The percentage of the area of the collector electrode to the total area of photovoltaic device is preferably not more than 15%, more preferably not more than 10%, and most preferably not more than 5%.

A mask is used for patterning of the collector electrode and a patterning method is selected from the vapor deposition method, the sputtering method, the plating method, the printing method, and so on.

In the present invention a material for the members composing the film deposition chamber wall 102 may be either electrically conductive or electrically insulative.

Preferred materials for the wall are those with little deformation and little distortion and with desired strength. Specifically, the material is selected suitably from thin plates of metals such as Fe, Ni, Cr, Al, Mo, Au, Nb, Ta, V, Ti, Pt, Pb, or W or alloys thereof, for example brass, stainless steel, or the like, and composites thereof.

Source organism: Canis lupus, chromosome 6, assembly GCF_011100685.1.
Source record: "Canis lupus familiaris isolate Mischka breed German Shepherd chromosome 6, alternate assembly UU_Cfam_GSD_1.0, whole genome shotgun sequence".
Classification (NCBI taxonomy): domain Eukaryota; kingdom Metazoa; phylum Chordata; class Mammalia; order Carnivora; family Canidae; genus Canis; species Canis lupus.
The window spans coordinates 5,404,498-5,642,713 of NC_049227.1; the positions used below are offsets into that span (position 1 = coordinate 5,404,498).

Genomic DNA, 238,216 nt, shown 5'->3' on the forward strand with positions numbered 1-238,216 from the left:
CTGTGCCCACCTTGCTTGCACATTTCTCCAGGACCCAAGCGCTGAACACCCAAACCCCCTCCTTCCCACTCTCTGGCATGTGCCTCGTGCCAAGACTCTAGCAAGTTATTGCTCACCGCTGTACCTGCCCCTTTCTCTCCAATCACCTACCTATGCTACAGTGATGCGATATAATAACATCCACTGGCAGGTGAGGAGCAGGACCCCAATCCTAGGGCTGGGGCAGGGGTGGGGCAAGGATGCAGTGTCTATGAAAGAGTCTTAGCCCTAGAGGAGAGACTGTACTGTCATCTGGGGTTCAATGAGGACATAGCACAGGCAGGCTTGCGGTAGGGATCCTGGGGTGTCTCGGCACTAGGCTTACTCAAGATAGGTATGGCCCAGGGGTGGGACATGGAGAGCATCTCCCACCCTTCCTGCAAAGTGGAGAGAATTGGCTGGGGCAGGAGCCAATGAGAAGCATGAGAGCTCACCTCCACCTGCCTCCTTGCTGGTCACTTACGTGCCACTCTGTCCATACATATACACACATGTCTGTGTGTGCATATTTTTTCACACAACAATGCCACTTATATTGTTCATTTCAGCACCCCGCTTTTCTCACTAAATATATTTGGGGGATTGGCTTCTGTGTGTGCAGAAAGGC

Further, the material for the wall may also be selected from those the surface of which the above metals is coated with a metal thin film of a different metal material or with an insulating thin film of SiO2, Si3N4, AlO3, AlN, or the like by the sputtering method, the vapor deposition method, the plating method, or the like; glasses; ceramics; and so on.

In the present invention, a material for the cooling pipe 104, through which the refrigerant for cooling the deposition chamber wall flows, is selected preferably from those with heat resistance and corrosion resistance. Specifically, the material is selected suitably from the metals such as stainless steel. The structure of the cooling pipe 104 may be a pipe of the above metals bolted through push plates to the deposition chamber wall or may be one obtained by cutting of the above metals to form a hollow therein. Further, the cooling pipe may be formed by subjecting a plurality of the above metals processed in an uneven shape to special processing such as electrical discharge machining or welding to form the passage of refrigerant.